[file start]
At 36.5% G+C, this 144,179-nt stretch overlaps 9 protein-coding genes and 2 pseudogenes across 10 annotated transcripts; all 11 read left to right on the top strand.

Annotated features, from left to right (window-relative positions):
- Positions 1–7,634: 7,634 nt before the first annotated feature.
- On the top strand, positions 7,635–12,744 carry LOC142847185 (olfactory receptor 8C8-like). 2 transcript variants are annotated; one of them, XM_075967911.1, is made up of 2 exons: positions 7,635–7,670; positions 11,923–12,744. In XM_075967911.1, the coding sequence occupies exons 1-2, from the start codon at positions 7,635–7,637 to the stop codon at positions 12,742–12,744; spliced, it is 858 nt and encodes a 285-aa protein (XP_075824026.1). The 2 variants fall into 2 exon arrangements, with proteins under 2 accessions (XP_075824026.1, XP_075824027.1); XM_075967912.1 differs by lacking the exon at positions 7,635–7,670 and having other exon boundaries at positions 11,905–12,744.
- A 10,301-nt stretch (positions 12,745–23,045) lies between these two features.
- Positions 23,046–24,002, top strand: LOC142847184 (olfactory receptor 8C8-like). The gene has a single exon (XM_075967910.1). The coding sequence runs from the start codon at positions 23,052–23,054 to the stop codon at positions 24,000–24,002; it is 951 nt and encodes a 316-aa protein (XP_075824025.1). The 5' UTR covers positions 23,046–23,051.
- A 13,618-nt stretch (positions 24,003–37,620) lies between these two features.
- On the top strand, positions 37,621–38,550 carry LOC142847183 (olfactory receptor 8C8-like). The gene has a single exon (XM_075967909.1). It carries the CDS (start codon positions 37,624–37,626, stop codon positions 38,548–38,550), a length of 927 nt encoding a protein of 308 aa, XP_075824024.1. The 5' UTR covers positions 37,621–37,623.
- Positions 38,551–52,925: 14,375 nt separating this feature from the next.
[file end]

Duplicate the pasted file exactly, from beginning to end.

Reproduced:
At 36.5% G+C, this 144,179-nt stretch overlaps 9 protein-coding genes and 2 pseudogenes across 10 annotated transcripts; all 11 read left to right on the top strand.

Annotated features, from left to right (window-relative positions):
- Positions 1–7,634: 7,634 nt before the first annotated feature.
- On the top strand, positions 7,635–12,744 carry LOC142847185 (olfactory receptor 8C8-like). 2 transcript variants are annotated; one of them, XM_075967911.1, is made up of 2 exons: positions 7,635–7,670; positions 11,923–12,744. In XM_075967911.1, the coding sequence occupies exons 1-2, from the start codon at positions 7,635–7,637 to the stop codon at positions 12,742–12,744; spliced, it is 858 nt and encodes a 285-aa protein (XP_075824026.1). The 2 variants fall into 2 exon arrangements, with proteins under 2 accessions (XP_075824026.1, XP_075824027.1); XM_075967912.1 differs by lacking the exon at positions 7,635–7,670 and having other exon boundaries at positions 11,905–12,744.
- A 10,301-nt stretch (positions 12,745–23,045) lies between these two features.
- Positions 23,046–24,002, top strand: LOC142847184 (olfactory receptor 8C8-like). The gene has a single exon (XM_075967910.1). The coding sequence runs from the start codon at positions 23,052–23,054 to the stop codon at positions 24,000–24,002; it is 951 nt and encodes a 316-aa protein (XP_075824025.1). The 5' UTR covers positions 23,046–23,051.
- A 13,618-nt stretch (positions 24,003–37,620) lies between these two features.
- On the top strand, positions 37,621–38,550 carry LOC142847183 (olfactory receptor 8C8-like). The gene has a single exon (XM_075967909.1). It carries the CDS (start codon positions 37,624–37,626, stop codon positions 38,548–38,550), a length of 927 nt encoding a protein of 308 aa, XP_075824024.1. The 5' UTR covers positions 37,621–37,623.
- Positions 38,551–52,925: 14,375 nt separating this feature from the next.